Moderate coffee consumption may reduce risk of diabetes by up to 25 per centPrint this page
A session report by the Institute for Scientific Information on Coffee highlights the potential role of coffee consumption in the prevention of type 2 diabetes
Drinking three to four cups of coffee per day may help to prevent type 2 diabetes according to research highlighted in a session report published by the Institute for Scientific Information on Coffee (ISIC), a not-for-profit organisation devoted to the study and disclosure of science related to coffee and health.
Recent scientific evidence has consistently linked regular, moderate coffee consumption with a possible reduced risk of developing type 2 diabetes.An update of this research and key findings presented during a session at the 2012 World Congress on Prevention of Diabetes and Its Complications (WCPD) is summarised in the report.
The report outlines the epidemiological evidence linking coffee consumption to diabetes prevention, highlighting research that shows three to four cups of coffee per day is associated with an approximate 25 per cent lower risk of developing type 2 diabetes, compared to consuming none or less than two cups per day1. Another study also found an inverse dose dependent response effect with each additional cup of coffee reducing the relative risk by 7-8 per cent2.
Whilst these epidemiological studies suggest an association between moderate coffee consumption and reduced risk of developing diabetes, they are unable to infer a causal effect. As such, clinical intervention trails are required to study the effect in a controlled setting. One prospective randomized controlled trial3, tested glucose and insulin after an oral glucose tolerance test with 12g decaffeinated coffee, 1g chlorogenic acid, 500 mg trigonelline, or placebo. This study demonstrated that chlorogenic acid, and trigonelline reduced early glucose and insulin responses, and contribute to the putative beneficial effect of coffee.
The report notes that the association between coffee consumption a reduced risk of type 2 diabetes could be seen as counter intuitive, as drinking coffee is often linked to unhealthier habits, such as smoking and low levels of physical activity. Furthermore, studies have illustrated that moderate coffee consumption is not associated with an increased risk of hypertension, stroke or coronary heart disease4 ,5, 6. Research with patients with CVD has also shown that moderate coffee consumption is inversely associated with risk of heart failure, with a J-shaped relationship7.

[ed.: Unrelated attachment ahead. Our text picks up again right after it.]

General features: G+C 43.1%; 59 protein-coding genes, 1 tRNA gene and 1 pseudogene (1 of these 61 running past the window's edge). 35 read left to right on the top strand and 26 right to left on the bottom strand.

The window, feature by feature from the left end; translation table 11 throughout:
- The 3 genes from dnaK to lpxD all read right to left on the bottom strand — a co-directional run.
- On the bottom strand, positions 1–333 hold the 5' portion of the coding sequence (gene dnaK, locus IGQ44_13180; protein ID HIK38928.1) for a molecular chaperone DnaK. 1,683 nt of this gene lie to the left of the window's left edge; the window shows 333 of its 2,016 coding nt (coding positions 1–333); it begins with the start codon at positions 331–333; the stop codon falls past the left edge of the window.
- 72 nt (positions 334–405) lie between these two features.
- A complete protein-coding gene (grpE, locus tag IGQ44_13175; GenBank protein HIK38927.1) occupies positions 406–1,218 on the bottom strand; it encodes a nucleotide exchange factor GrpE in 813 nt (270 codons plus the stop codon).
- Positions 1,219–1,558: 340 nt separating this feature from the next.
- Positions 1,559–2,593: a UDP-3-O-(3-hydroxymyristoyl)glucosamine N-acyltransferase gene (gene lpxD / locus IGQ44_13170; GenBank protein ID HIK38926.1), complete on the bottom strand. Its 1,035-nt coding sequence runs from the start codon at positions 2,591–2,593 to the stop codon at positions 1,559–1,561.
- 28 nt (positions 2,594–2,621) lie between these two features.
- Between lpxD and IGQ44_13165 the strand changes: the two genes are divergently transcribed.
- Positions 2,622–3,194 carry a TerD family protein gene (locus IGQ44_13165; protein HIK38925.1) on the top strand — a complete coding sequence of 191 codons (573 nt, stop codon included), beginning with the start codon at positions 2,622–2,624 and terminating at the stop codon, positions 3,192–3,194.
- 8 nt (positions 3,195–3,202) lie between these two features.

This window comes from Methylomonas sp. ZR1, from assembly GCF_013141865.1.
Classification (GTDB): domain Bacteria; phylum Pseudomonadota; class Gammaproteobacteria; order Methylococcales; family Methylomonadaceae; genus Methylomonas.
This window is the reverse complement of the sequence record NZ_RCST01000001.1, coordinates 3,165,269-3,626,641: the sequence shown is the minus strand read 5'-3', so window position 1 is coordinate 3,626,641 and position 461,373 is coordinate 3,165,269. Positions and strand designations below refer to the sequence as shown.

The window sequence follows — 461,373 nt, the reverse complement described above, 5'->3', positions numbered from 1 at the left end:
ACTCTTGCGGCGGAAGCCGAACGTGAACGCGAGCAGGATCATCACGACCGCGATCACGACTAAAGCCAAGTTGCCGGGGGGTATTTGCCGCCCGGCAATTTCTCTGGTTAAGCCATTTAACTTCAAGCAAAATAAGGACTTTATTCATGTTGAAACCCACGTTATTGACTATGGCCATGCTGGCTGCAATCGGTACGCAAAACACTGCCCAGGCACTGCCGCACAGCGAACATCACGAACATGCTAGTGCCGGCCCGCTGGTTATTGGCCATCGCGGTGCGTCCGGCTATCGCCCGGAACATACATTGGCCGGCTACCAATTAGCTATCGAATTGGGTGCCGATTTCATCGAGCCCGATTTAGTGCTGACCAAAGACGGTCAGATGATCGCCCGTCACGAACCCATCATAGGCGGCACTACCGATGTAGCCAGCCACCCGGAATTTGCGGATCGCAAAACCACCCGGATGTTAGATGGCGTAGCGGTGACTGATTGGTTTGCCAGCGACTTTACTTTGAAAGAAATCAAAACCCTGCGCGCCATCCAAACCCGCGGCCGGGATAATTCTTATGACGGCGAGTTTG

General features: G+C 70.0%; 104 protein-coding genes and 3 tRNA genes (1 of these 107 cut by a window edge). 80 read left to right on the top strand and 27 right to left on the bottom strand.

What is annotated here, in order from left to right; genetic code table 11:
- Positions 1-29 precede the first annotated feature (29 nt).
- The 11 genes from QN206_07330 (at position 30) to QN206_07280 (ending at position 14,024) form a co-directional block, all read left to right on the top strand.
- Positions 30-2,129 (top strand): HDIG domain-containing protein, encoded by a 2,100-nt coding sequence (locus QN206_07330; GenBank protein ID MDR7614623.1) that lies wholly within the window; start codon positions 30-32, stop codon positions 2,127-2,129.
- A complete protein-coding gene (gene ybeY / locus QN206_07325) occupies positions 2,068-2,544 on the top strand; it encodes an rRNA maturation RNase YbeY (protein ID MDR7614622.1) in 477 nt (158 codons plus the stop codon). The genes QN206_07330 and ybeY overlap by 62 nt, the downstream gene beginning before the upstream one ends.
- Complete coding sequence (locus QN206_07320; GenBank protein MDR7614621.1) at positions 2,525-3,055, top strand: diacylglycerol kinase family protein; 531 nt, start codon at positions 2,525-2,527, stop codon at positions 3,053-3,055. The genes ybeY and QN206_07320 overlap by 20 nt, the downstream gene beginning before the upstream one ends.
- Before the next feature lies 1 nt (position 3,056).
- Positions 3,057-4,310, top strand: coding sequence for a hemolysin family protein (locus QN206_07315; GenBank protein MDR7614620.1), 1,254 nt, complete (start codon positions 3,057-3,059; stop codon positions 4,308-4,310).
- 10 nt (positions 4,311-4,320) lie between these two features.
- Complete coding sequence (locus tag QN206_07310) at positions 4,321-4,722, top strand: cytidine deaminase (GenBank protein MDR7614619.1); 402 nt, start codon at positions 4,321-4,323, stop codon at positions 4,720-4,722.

Finally, the report puts forward some of the key mechanistic theories that underlie the possible relationship between coffee consumption and the reduced risk of diabetes. These included the ‘Energy Expenditure Hypothesis’, which suggests that the caffeine in coffee stimulates metabolism and increases energy expenditure and the ‘Carbohydrate Metabolic Hypothesis’, whereby it is thought that coffee components play a key role by influencing the glucose balance within the body. There is also a subset of theories that suggest coffee contains components that may improve insulin sensitivity though mechanisms such as modulating inflammatory pathways, mediating the oxidative stress of cells, hormonal effects or by reducing iron stores.
Dr. Pilar Riobó Serván, Associate Chief of Endocrinology and Nutrition, Jiménez Díaz-Capio Hospital of Madrid and a speaker at the WCPD session concludes the report, commenting: “A dose-dependent inverse association between coffee drinking and total mortality has been demonstrated in general population and it persists among diabetics. Although more research on the effect of coffee in health is yet needed, current information suggests that coffee is not as bad as previously considered!”
The session report details the key scientific research presented by Dr. Nathan Matusheski , Professor Jaakko Tuomilehto, Dr. Pilar Riobó Serván and Professor Edith Feskens during a session entitled: Good things in life: Can coffee help in diabetes prevention? at the World Congress of Diabetes Prevention and Its Complications, which took place on the 12th November in Madrid, Spain.
For more information or to read the report, please visit www.coffeeandhealth.org.
1 van Dam RM et al. (2002) Coffee consumption and risk of type 2 diabetes mellitus. Lancet . 360:1477-8
2 Huxley R et al. (2009) Coffee, Decaffeinated Coffee, and Tea Consumption in Relation to Incident Type 2 Diabetes Mellitus. Arch Intern Med 169:2053-63
3 Olthof MR et al. (2011) Acute effects of decaffeinated coffee and the major coffee components chlorogenic acid and trigonelline on incretin hormones. Nutrition & Metabolism. 8:10
4 Lopez E et al (2011) Coffee consumption and mortality in women with cardiovascular disease. Am J Clin Nutr. 94(1): 218–224.
5 Zhang WH et al. (2009) Coffee consumption and risk of cardiovascular events and all-cause mortality among women with type 2 diabetes. Diabetologia. 52(5):810-817
6 Ahmed H et al. (2009) Coffee Consumption and Risk of Heart Failure in Men: an Analysis from the Cohort of Swedish Men Am Heart J. 158(4):667–672
7 Mostofsky E. (2012) Habitual coffee consumption and risk of heart failure: a dose-response meta-analysis. Circ Heart Fail. 5(4): 401-5
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